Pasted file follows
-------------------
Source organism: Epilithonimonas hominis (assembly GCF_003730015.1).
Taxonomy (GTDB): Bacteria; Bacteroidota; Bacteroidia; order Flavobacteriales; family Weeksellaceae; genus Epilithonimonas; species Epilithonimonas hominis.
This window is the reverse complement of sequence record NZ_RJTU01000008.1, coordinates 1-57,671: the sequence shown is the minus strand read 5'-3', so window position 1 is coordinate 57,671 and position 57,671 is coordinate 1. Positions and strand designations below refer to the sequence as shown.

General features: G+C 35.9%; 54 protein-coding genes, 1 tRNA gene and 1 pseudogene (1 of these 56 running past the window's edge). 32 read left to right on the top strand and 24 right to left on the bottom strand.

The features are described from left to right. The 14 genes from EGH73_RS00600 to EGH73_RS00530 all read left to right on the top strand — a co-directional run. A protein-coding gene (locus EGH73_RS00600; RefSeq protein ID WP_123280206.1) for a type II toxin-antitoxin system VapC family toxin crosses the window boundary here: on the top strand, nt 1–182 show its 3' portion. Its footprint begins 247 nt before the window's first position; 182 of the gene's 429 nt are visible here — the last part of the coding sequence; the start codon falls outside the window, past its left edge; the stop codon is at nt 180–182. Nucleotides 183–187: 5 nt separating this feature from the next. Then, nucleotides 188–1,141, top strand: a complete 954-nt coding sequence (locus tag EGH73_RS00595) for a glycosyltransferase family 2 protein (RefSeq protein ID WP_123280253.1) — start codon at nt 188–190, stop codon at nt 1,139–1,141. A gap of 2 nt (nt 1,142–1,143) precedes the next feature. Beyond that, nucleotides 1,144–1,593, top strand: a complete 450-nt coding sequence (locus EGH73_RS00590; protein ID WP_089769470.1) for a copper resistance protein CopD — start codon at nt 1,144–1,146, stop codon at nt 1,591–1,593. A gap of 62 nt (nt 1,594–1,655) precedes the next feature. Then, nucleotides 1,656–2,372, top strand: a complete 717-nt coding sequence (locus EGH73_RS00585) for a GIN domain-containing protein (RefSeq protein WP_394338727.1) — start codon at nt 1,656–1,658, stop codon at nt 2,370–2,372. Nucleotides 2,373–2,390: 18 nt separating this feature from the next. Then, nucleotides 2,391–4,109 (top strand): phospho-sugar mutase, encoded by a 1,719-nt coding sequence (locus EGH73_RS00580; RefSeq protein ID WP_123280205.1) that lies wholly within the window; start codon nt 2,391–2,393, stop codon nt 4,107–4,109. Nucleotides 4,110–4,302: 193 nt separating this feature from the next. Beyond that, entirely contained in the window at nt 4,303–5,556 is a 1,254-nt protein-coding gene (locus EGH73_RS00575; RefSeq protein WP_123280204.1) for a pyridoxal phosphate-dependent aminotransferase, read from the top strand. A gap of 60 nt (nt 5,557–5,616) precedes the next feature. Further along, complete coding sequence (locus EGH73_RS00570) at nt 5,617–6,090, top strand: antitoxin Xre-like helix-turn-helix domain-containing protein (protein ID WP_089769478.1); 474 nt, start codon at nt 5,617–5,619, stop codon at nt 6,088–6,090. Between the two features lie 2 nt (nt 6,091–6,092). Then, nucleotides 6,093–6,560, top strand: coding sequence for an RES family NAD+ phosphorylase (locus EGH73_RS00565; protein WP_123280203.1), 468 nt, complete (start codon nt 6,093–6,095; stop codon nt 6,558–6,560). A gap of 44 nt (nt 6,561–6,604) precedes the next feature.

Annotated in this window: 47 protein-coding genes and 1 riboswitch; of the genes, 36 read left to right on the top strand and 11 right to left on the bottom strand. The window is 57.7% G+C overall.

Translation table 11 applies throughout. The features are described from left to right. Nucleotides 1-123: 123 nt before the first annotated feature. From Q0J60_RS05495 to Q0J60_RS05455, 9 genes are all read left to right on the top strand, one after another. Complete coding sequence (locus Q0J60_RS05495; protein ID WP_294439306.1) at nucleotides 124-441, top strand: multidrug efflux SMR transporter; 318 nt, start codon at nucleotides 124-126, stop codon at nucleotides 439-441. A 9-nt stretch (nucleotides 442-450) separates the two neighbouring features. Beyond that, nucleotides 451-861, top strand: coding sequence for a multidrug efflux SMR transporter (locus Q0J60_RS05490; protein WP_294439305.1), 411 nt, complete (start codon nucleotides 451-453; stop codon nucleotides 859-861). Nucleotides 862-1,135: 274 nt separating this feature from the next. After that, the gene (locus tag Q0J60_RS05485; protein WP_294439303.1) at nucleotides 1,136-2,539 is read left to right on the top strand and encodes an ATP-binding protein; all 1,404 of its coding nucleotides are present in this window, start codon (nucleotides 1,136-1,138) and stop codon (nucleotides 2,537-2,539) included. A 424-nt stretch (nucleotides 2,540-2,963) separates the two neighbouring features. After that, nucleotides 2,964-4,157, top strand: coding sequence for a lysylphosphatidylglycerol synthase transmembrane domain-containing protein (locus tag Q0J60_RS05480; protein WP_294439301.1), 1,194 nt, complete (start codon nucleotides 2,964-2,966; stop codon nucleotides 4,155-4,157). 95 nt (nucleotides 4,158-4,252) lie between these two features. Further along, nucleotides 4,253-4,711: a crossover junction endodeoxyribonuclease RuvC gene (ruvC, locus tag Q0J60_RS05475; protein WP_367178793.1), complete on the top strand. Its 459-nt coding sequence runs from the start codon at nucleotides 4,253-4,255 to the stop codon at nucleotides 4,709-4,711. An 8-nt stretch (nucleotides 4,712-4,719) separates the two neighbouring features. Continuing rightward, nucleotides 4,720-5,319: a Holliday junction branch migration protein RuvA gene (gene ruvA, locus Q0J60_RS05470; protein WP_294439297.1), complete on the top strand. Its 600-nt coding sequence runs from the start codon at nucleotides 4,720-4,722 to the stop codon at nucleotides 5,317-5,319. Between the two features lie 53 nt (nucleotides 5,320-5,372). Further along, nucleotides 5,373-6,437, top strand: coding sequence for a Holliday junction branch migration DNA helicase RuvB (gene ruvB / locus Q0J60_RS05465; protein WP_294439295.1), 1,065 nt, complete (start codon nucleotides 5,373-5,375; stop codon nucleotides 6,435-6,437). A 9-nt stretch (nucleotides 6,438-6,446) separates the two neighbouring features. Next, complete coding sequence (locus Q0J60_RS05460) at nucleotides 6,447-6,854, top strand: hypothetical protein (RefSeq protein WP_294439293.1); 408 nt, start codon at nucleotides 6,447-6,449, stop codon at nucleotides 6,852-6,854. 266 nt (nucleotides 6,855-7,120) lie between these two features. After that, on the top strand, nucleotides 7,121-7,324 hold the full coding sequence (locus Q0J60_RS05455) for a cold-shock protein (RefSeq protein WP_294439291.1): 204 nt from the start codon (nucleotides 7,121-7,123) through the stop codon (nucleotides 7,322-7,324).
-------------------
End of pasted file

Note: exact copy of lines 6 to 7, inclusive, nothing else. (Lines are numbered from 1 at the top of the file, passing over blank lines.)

Annotated in this window: 47 protein-coding genes and 1 riboswitch; of the genes, 36 read left to right on the top strand and 11 right to left on the bottom strand. The window is 57.7% G+C overall.

Translation table 11 applies throughout. The features are described from left to right. Nucleotides 1-123: 123 nt before the first annotated feature. From Q0J60_RS05495 to Q0J60_RS05455, 9 genes are all read left to right on the top strand, one after another. Complete coding sequence (locus Q0J60_RS05495; protein ID WP_294439306.1) at nucleotides 124-441, top strand: multidrug efflux SMR transporter; 318 nt, start codon at nucleotides 124-126, stop codon at nucleotides 439-441. A 9-nt stretch (nucleotides 442-450) separates the two neighbouring features. Beyond that, nucleotides 451-861, top strand: coding sequence for a multidrug efflux SMR transporter (locus Q0J60_RS05490; protein WP_294439305.1), 411 nt, complete (start codon nucleotides 451-453; stop codon nucleotides 859-861). Nucleotides 862-1,135: 274 nt separating this feature from the next. After that, the gene (locus tag Q0J60_RS05485; protein WP_294439303.1) at nucleotides 1,136-2,539 is read left to right on the top strand and encodes an ATP-binding protein; all 1,404 of its coding nucleotides are present in this window, start codon (nucleotides 1,136-1,138) and stop codon (nucleotides 2,537-2,539) included. A 424-nt stretch (nucleotides 2,540-2,963) separates the two neighbouring features. After that, nucleotides 2,964-4,157, top strand: coding sequence for a lysylphosphatidylglycerol synthase transmembrane domain-containing protein (locus tag Q0J60_RS05480; protein WP_294439301.1), 1,194 nt, complete (start codon nucleotides 2,964-2,966; stop codon nucleotides 4,155-4,157). 95 nt (nucleotides 4,158-4,252) lie between these two features. Further along, nucleotides 4,253-4,711: a crossover junction endodeoxyribonuclease RuvC gene (ruvC, locus tag Q0J60_RS05475; protein WP_367178793.1), complete on the top strand. Its 459-nt coding sequence runs from the start codon at nucleotides 4,253-4,255 to the stop codon at nucleotides 4,709-4,711. An 8-nt stretch (nucleotides 4,712-4,719) separates the two neighbouring features. Continuing rightward, nucleotides 4,720-5,319: a Holliday junction branch migration protein RuvA gene (gene ruvA, locus Q0J60_RS05470; protein WP_294439297.1), complete on the top strand. Its 600-nt coding sequence runs from the start codon at nucleotides 4,720-4,722 to the stop codon at nucleotides 5,317-5,319. Between the two features lie 53 nt (nucleotides 5,320-5,372). Further along, nucleotides 5,373-6,437, top strand: coding sequence for a Holliday junction branch migration DNA helicase RuvB (gene ruvB / locus Q0J60_RS05465; protein WP_294439295.1), 1,065 nt, complete (start codon nucleotides 5,373-5,375; stop codon nucleotides 6,435-6,437). A 9-nt stretch (nucleotides 6,438-6,446) separates the two neighbouring features. Next, complete coding sequence (locus Q0J60_RS05460) at nucleotides 6,447-6,854, top strand: hypothetical protein (RefSeq protein WP_294439293.1); 408 nt, start codon at nucleotides 6,447-6,449, stop codon at nucleotides 6,852-6,854. 266 nt (nucleotides 6,855-7,120) lie between these two features. After that, on the top strand, nucleotides 7,121-7,324 hold the full coding sequence (locus Q0J60_RS05455) for a cold-shock protein (RefSeq protein WP_294439291.1): 204 nt from the start codon (nucleotides 7,121-7,123) through the stop codon (nucleotides 7,322-7,324).